After a record-long vacancy, NASA likely to finally get a formal leader


Enlarge / Oklahoma GOP Congressman Jim Bridenstine is Trump’s nominee to become NASA administrator. (credit: Space Foundation)

On Monday, Vice President Mike Pence delivered a space policy speech at a conference in Colorado. At the beginning of his talk, Pence singled out NASA’s acting administrator Robert Lightfoot for a 30-year career at the space agency, and applauded his service.

Left unstated was the fact that, at 15 months, Lightfoot has had by far the longest tenure of any acting administrator at NASA. This is because the nomination of Oklahoma Congressman Jim Bridenstine has languished for months before the US Senate—NASA has not had a formal administrator since Charles Bolden left the agency on the day President Barack Obama left office.

The better part of a year has passed since the Trump administration nominated Bridenstine to fill the vacancy. In reality, with all Democrats likely to vote against him, the White House has not had enough votes in the narrowly divided Senate to confirm Bridenstine because Florida Republican Marco Rubio has opposed him, and Arizona Republican John McCain has been absent. But now, it appears that the White House has the votes, as multiple sources have told Ars that Rubio now supports Bridenstine’s nomination. Reflective of this, on Monday, Senate Majority Leader Mitch McConnell filed cloture on the nomination, which could set up a vote on Thursday or Friday to confirm NASA’s next administrator.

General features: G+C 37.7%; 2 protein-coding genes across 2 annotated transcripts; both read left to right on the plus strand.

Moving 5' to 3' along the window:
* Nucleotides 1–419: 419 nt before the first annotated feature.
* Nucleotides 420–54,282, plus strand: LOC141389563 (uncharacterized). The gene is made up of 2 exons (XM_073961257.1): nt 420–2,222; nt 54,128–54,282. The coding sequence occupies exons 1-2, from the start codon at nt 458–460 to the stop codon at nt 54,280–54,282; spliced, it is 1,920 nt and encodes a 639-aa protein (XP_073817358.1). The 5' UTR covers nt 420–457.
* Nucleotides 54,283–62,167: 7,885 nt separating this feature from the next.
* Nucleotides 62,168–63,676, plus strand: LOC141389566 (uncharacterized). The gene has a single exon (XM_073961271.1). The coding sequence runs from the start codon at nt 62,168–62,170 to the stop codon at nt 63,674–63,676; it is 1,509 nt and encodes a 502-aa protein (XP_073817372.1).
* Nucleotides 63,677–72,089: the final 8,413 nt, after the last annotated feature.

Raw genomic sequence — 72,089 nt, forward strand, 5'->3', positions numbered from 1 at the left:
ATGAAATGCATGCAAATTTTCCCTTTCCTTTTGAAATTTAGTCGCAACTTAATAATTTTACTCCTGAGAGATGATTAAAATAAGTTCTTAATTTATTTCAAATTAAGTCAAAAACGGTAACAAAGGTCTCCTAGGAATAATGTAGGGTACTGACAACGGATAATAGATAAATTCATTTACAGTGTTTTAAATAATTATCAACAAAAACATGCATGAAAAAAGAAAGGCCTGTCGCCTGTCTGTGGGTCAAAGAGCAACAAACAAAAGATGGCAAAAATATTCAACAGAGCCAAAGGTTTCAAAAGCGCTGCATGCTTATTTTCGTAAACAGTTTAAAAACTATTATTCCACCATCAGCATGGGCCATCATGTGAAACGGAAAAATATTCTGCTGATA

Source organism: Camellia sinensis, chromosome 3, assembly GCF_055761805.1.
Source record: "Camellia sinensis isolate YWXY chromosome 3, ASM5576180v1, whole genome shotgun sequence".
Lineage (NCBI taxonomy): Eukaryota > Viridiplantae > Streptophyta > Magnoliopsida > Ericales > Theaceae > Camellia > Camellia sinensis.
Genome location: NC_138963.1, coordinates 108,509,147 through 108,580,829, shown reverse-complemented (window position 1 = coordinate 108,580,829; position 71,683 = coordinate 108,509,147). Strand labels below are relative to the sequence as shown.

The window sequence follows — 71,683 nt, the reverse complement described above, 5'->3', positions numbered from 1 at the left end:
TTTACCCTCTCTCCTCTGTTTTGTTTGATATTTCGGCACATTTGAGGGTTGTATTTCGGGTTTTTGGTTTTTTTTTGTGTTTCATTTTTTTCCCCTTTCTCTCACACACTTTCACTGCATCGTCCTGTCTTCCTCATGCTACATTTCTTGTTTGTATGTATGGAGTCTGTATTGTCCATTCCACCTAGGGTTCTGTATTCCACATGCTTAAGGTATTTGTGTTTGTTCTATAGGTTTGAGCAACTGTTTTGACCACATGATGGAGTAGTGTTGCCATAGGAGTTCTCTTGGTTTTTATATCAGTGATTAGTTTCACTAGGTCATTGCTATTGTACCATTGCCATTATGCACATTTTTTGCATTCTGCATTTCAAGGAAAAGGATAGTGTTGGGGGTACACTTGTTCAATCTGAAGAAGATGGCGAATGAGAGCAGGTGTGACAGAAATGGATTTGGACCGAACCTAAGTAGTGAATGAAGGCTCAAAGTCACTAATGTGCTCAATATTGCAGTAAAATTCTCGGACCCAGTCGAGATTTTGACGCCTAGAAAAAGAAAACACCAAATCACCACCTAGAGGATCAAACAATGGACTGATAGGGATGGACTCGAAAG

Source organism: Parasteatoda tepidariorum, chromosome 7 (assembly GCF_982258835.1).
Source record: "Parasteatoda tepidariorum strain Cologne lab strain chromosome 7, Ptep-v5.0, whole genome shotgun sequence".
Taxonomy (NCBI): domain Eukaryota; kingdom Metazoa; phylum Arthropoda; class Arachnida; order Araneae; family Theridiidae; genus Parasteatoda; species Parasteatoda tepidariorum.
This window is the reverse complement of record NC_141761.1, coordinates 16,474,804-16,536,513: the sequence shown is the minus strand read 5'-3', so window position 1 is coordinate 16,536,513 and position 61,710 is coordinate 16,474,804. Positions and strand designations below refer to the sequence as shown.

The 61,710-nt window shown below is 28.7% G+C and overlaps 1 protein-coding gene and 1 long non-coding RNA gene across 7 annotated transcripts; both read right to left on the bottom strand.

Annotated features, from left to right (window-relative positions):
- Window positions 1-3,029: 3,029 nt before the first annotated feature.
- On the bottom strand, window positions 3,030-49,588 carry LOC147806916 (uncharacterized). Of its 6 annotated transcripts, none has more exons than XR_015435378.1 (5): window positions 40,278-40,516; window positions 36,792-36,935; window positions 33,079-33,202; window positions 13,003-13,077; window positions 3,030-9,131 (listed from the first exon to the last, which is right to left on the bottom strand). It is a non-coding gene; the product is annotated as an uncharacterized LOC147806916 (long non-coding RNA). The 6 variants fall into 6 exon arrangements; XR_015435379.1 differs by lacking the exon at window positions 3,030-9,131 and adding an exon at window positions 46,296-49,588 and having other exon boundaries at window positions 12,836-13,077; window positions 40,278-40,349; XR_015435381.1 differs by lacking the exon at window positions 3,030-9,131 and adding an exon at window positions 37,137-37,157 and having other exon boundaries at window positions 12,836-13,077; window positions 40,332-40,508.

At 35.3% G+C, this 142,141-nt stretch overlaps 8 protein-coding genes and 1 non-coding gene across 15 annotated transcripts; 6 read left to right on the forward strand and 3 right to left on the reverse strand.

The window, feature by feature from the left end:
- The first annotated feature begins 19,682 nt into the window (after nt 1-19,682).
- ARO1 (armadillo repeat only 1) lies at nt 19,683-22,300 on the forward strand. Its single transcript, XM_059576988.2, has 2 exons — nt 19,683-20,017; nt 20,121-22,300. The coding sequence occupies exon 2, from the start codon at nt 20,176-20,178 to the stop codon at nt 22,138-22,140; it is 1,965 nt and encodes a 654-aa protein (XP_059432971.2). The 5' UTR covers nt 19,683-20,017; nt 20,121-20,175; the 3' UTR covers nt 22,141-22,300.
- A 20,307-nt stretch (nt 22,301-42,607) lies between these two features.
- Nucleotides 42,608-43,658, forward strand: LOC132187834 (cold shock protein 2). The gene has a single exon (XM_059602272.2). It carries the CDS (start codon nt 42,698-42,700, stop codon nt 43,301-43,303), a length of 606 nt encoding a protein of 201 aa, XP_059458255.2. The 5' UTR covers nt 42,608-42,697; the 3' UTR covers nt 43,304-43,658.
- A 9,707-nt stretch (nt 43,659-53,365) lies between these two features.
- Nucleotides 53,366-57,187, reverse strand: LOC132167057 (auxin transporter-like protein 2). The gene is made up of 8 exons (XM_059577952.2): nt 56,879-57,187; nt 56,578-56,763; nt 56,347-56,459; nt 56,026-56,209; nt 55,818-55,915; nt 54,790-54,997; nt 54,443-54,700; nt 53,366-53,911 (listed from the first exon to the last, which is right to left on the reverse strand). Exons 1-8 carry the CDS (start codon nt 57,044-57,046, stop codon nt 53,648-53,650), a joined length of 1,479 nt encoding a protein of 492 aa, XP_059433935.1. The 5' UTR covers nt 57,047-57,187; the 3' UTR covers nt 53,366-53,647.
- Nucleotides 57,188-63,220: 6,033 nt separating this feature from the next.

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Source:: Ars Technica

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